Study Suggests Hip Replacement Revisions Should Use Newer "Dual Mobility" Components
Although hip replacement surgery has a high success rate in relieving pain and improving mobility and quality of life, a common complication from the procedure is dislocation, for which the risk increases in cases of revision surgery. Conclusions from a new study conducted at Hospital for Special Surgery in collaboration with colleagues from other joint replacement centers suggest that use of “modular dual mobility” artificial hips can reduce this risk and should be considered for patients requiring revision surgery. Lead researcher Geoffrey Westrich, MD, director of research of the Adult Reconstruction and Joint Replacement Service at HSS, remarked, “Our study found that the newer technology with modular dual mobility components offered increased stability, lowering the risk of dislocation, without compromising hip range of motion in patients having a revision surgery.” The findings were presented at the annual meeting of the American Association of Hip and Knee Surgeons in Dallas.
Originally developed in France in the 1970s, “dual mobility” implants consist of a combined polyethylene and metal or ceramic head inside a polished metal socket component. This provides a second bearing surface, in contrast to a traditional implant. In their study of dislocation rates and functional outcomes associated with the dual mobility implant, Dr. Westrich and colleagues evaluated 370 patients, average age 65.8 years, who received one between 2001 and 2017. At follow-up averaging 3.3 years, these patients averaged just 2.9% incidence of instability, together with low rates of additional revision surgery and significant improvement in function. Dr. Westrich concluded, “While longer-term follow-up is needed to fully assess the newer device, in our study there was clearly a benefit provided by the dual mobility implant in the first few years following revision surgery.”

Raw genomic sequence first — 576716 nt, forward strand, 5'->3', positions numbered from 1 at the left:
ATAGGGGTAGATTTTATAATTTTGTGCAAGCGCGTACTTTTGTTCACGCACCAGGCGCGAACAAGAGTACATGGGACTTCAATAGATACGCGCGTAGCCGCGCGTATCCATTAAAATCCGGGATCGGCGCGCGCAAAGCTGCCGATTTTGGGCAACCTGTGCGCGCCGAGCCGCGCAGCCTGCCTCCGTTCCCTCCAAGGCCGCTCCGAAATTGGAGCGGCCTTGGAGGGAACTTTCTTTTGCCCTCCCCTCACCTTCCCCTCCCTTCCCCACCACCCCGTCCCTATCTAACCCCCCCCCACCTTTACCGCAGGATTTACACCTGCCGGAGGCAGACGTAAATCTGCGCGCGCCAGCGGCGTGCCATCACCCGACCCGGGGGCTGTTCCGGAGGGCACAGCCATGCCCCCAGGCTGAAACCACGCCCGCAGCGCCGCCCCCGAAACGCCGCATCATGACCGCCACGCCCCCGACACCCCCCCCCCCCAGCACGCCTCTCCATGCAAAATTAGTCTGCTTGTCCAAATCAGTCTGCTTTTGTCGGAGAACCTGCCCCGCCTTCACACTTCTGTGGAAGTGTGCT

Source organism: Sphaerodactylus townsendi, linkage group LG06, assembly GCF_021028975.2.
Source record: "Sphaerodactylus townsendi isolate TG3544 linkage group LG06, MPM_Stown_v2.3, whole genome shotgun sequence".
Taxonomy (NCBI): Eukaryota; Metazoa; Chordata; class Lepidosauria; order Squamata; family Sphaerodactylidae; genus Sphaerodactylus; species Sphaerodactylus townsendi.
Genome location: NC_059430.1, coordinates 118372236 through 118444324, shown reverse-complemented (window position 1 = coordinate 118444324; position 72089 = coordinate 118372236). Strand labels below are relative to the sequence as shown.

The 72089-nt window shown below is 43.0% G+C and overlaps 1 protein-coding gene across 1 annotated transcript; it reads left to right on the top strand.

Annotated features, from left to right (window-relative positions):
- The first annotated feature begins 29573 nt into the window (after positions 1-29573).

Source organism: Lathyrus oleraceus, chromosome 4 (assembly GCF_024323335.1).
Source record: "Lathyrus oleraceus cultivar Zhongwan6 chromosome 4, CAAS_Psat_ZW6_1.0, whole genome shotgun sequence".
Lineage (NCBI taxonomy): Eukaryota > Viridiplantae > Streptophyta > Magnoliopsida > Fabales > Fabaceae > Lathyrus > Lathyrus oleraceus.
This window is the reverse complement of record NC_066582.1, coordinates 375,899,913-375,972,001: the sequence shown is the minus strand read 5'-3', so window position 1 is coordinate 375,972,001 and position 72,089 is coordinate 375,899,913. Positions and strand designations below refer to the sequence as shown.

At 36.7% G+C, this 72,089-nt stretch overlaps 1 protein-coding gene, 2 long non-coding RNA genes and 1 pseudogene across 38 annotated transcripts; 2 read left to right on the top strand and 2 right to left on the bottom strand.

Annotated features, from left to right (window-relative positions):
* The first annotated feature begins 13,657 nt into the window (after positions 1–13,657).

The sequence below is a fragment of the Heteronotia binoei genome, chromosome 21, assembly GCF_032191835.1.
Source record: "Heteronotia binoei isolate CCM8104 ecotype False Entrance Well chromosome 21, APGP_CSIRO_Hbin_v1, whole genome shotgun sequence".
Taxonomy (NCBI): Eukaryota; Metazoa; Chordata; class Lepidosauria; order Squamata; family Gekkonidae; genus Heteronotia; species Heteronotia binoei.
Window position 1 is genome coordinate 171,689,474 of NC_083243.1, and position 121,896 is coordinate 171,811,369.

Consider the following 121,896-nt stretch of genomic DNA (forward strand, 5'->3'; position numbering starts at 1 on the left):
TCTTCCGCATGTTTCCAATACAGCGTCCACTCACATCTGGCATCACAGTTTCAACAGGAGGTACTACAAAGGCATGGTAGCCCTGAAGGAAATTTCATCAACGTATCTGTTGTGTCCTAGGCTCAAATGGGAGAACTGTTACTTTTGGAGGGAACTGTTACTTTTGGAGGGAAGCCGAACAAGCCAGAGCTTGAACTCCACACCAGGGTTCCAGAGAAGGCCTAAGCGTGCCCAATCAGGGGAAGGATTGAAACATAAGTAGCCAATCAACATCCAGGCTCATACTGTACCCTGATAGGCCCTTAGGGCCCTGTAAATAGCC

Read about the study findings.
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